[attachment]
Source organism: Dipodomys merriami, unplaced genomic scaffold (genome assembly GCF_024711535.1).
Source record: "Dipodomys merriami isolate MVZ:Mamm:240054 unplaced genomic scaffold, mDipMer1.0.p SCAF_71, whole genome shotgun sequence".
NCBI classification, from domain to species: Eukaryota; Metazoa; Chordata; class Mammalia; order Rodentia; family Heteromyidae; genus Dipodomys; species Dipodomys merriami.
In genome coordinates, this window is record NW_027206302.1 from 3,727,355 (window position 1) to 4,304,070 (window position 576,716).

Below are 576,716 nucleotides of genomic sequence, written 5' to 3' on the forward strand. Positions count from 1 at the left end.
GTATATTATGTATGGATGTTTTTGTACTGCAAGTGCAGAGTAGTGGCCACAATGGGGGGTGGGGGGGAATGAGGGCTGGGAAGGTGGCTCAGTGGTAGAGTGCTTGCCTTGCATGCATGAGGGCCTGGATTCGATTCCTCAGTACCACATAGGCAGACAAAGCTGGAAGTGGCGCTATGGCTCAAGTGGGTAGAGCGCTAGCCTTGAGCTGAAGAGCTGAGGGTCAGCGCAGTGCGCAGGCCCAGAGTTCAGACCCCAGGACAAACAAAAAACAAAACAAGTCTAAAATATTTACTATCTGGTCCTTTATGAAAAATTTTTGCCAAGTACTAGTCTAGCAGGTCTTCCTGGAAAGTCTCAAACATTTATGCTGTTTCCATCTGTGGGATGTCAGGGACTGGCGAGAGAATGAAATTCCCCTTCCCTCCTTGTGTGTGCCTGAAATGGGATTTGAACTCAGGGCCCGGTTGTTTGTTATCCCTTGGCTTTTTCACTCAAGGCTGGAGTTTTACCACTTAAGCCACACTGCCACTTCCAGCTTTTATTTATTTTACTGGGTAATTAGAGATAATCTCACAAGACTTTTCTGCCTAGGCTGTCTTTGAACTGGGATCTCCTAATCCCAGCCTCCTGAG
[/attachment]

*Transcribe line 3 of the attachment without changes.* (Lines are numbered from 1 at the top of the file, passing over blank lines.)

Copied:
NCBI classification, from domain to species: Eukaryota; Metazoa; Chordata; class Mammalia; order Rodentia; family Heteromyidae; genus Dipodomys; species Dipodomys merriami.